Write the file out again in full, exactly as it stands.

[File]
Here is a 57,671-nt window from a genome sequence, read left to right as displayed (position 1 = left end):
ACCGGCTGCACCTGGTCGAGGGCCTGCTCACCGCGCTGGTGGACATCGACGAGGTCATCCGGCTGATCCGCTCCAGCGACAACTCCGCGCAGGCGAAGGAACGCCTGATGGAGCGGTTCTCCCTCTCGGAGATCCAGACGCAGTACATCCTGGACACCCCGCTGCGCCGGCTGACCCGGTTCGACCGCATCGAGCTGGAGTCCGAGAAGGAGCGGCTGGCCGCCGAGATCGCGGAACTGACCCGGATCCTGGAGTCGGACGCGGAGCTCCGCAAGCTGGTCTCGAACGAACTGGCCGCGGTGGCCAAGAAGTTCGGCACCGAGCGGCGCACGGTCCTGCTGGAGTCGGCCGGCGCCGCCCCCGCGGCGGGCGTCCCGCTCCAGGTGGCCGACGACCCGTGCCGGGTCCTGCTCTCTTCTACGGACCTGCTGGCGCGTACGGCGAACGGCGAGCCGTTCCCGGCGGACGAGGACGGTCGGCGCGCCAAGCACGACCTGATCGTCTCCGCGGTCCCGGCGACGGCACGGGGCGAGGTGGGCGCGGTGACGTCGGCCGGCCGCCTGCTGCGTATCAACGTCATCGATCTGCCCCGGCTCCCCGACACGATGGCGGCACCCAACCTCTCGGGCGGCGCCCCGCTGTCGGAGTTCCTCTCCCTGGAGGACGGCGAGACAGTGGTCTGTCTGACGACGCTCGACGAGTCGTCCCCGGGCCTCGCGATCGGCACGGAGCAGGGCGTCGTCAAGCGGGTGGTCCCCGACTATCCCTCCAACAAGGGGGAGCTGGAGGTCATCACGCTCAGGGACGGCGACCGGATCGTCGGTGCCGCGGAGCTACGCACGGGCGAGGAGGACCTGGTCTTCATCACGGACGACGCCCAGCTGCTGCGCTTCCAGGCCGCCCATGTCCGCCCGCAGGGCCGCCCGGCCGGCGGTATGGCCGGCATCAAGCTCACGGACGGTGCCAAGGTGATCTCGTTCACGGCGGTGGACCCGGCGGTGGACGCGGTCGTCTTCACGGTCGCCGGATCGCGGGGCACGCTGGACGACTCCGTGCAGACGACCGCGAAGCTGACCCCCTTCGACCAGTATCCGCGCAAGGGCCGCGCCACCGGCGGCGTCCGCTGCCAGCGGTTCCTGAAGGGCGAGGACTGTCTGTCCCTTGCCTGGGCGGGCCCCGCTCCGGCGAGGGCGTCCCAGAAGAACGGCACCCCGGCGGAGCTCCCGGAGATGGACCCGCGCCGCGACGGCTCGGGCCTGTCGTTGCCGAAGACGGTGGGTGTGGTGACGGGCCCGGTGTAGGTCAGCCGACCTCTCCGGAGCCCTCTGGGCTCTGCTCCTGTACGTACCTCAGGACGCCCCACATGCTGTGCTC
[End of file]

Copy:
Here is a 57,671-nt window from a genome sequence, read left to right as displayed (position 1 = left end):
ACCGGCTGCACCTGGTCGAGGGCCTGCTCACCGCGCTGGTGGACATCGACGAGGTCATCCGGCTGATCCGCTCCAGCGACAACTCCGCGCAGGCGAAGGAACGCCTGATGGAGCGGTTCTCCCTCTCGGAGATCCAGACGCAGTACATCCTGGACACCCCGCTGCGCCGGCTGACCCGGTTCGACCGCATCGAGCTGGAGTCCGAGAAGGAGCGGCTGGCCGCCGAGATCGCGGAACTGACCCGGATCCTGGAGTCGGACGCGGAGCTCCGCAAGCTGGTCTCGAACGAACTGGCCGCGGTGGCCAAGAAGTTCGGCACCGAGCGGCGCACGGTCCTGCTGGAGTCGGCCGGCGCCGCCCCCGCGGCGGGCGTCCCGCTCCAGGTGGCCGACGACCCGTGCCGGGTCCTGCTCTCTTCTACGGACCTGCTGGCGCGTACGGCGAACGGCGAGCCGTTCCCGGCGGACGAGGACGGTCGGCGCGCCAAGCACGACCTGATCGTCTCCGCGGTCCCGGCGACGGCACGGGGCGAGGTGGGCGCGGTGACGTCGGCCGGCCGCCTGCTGCGTATCAACGTCATCGATCTGCCCCGGCTCCCCGACACGATGGCGGCACCCAACCTCTCGGGCGGCGCCCCGCTGTCGGAGTTCCTCTCCCTGGAGGACGGCGAGACAGTGGTCTGTCTGACGACGCTCGACGAGTCGTCCCCGGGCCTCGCGATCGGCACGGAGCAGGGCGTCGTCAAGCGGGTGGTCCCCGACTATCCCTCCAACAAGGGGGAGCTGGAGGTCATCACGCTCAGGGACGGCGACCGGATCGTCGGTGCCGCGGAGCTACGCACGGGCGAGGAGGACCTGGTCTTCATCACGGACGACGCCCAGCTGCTGCGCTTCCAGGCCGCCCATGTCCGCCCGCAGGGCCGCCCGGCCGGCGGTATGGCCGGCATCAAGCTCACGGACGGTGCCAAGGTGATCTCGTTCACGGCGGTGGACCCGGCGGTGGACGCGGTCGTCTTCACGGTCGCCGGATCGCGGGGCACGCTGGACGACTCCGTGCAGACGACCGCGAAGCTGACCCCCTTCGACCAGTATCCGCGCAAGGGCCGCGCCACCGGCGGCGTCCGCTGCCAGCGGTTCCTGAAGGGCGAGGACTGTCTGTCCCTTGCCTGGGCGGGCCCCGCTCCGGCGAGGGCGTCCCAGAAGAACGGCACCCCGGCGGAGCTCCCGGAGATGGACCCGCGCCGCGACGGCTCGGGCCTGTCGTTGCCGAAGACGGTGGGTGTGGTGACGGGCCCGGTGTAGGTCAGCCGACCTCTCCGGAGCCCTCTGGGCTCTGCTCCTGTACGTACCTCAGGACGCCCCACATGCTGTGCTC